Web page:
Well it’s that time of the year again. Lent, and one interesting gentle man has been chronicling photographs of people during Lent…
Greg Miller is not confused by the smudged foreheads he sees on the streets this time of year. In fact, he waits all year to see them.
The photographer works at a snail’s pace in general. This project, for example, has been 15 years in the making — though it has amounted to more like 15 cumulative days. He waits all year for Ash Wednesday. And even after a whole day’s work, he walks away with only a few frames, because he is lugging around a large-format film camera. This clearly is not about instant gratification…
For Christians, Ash Wednesday marks the beginning of Lent, and the tradition of putting ash crosses on the forehead is meant to symbolize the beginning of a penitential season, a reminder of mortality.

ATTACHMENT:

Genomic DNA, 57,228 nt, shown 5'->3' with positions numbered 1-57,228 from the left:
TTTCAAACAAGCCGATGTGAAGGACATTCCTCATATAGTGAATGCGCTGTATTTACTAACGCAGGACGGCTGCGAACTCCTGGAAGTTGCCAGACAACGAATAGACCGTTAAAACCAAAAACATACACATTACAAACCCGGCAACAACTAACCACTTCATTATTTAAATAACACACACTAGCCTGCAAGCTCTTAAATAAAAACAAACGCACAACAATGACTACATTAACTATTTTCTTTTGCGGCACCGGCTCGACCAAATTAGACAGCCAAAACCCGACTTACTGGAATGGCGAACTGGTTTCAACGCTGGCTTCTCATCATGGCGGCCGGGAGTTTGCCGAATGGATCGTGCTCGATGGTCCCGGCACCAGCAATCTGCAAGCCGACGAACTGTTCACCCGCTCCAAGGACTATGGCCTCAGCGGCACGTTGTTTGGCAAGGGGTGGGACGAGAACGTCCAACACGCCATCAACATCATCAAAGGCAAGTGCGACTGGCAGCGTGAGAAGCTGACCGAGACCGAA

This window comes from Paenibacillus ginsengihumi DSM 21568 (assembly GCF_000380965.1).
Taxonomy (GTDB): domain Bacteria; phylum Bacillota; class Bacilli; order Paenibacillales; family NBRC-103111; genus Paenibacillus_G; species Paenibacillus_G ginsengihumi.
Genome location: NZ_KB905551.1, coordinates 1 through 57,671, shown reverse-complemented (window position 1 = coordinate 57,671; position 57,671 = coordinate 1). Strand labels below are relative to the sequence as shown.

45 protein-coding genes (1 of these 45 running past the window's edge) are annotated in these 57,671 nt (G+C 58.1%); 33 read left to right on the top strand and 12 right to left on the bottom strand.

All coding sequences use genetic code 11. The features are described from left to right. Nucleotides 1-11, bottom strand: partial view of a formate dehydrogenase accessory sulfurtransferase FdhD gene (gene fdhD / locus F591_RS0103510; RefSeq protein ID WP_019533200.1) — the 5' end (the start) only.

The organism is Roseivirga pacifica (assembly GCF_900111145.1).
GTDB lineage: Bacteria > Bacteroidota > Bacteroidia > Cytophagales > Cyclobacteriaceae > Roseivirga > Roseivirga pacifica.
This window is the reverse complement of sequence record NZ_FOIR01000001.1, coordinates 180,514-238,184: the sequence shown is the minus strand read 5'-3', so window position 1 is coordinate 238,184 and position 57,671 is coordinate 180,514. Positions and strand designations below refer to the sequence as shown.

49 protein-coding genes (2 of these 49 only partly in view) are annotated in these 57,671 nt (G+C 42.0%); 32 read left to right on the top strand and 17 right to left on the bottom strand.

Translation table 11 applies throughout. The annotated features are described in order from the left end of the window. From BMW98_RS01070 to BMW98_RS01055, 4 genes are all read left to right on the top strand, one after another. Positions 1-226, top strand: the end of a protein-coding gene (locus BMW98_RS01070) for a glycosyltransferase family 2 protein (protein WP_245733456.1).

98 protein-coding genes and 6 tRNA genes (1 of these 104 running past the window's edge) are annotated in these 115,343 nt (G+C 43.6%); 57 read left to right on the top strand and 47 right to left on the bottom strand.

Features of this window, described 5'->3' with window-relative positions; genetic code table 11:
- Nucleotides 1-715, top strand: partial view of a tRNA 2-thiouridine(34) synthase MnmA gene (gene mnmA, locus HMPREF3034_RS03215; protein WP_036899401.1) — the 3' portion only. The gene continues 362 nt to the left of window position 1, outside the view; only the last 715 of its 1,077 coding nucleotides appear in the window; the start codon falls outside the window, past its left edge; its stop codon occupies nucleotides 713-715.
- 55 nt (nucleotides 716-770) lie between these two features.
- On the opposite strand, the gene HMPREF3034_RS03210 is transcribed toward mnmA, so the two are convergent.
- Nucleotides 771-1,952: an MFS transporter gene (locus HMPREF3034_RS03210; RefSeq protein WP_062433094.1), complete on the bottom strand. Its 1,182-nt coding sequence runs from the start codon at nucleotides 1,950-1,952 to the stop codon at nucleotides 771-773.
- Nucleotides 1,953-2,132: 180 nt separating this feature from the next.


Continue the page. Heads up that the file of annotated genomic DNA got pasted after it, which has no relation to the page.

“The beauty of Ash Wednesday,” Miller explains on his blog, “is that very ordinary people, heading to the train, to work or school, exercise the simple act of wearing their faith for this one day a year. A very old ritual against the backdrop of modern society.”
Lent personally reminds me that Easter is around the corner in 40 days. No, thanks I do not go near any ash!
Is wearing an ash on the forehead fundamentally different from wearing a tee-shirt with Christian slam slogans all over it?
Although I disagree with the implicit Anglo-Catholicism and Roman Catholicism behind the symbol of the cross in ash on the forehead, the Arminians and Pentecostals have simply replaced the tradition with a tradition of their own that reflects a similar emphasis on human merit.